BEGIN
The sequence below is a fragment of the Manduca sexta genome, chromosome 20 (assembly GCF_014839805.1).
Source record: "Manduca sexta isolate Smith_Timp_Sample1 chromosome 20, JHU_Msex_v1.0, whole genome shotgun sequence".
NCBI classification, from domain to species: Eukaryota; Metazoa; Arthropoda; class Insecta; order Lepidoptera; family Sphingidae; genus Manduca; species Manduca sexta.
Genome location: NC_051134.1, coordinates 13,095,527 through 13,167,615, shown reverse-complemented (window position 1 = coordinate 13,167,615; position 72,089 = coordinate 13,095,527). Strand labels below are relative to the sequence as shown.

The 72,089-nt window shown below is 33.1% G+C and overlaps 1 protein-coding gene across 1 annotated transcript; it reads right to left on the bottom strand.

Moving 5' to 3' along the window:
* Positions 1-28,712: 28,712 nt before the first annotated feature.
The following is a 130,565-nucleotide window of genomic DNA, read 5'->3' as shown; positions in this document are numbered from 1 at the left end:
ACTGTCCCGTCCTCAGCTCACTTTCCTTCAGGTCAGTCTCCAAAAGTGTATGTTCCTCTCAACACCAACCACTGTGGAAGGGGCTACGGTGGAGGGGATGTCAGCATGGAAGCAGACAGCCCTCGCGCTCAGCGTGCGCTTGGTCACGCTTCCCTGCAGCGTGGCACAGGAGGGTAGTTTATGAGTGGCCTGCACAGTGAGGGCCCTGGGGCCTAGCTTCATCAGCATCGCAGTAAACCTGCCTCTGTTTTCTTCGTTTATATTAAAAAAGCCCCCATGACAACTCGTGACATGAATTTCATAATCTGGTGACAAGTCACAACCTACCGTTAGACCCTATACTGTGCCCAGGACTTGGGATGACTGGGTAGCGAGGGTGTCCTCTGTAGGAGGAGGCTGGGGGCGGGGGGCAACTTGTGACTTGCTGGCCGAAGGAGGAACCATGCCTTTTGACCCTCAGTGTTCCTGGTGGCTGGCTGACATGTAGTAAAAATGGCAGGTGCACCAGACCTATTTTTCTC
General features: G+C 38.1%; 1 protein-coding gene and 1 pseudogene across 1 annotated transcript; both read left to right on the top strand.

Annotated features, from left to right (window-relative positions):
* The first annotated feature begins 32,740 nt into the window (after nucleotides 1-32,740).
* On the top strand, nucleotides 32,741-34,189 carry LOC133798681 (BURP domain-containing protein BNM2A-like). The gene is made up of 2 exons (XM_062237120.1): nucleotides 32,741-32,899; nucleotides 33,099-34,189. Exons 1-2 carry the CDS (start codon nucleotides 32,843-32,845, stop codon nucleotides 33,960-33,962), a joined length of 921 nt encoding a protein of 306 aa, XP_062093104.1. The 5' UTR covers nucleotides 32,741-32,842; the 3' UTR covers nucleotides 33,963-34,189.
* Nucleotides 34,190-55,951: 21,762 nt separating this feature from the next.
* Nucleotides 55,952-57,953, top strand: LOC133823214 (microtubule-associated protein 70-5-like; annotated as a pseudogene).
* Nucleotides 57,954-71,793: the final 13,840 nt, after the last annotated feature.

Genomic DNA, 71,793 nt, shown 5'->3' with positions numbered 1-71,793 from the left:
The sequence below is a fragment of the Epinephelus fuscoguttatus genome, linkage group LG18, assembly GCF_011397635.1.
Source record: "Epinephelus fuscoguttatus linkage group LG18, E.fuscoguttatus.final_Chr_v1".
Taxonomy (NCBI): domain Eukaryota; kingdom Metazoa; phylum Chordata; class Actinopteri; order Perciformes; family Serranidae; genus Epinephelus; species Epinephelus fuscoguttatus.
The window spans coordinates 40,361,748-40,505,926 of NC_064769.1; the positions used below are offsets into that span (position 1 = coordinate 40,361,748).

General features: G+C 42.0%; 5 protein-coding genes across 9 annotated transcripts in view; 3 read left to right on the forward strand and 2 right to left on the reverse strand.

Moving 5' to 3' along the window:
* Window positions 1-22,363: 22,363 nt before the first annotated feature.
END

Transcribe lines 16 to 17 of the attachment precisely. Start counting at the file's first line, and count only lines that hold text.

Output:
* Nucleotides 57,954-71,793: the final 13,840 nt, after the last annotated feature.

Genomic DNA, 71,793 nt, shown 5'->3' with positions numbered 1-71,793 from the left: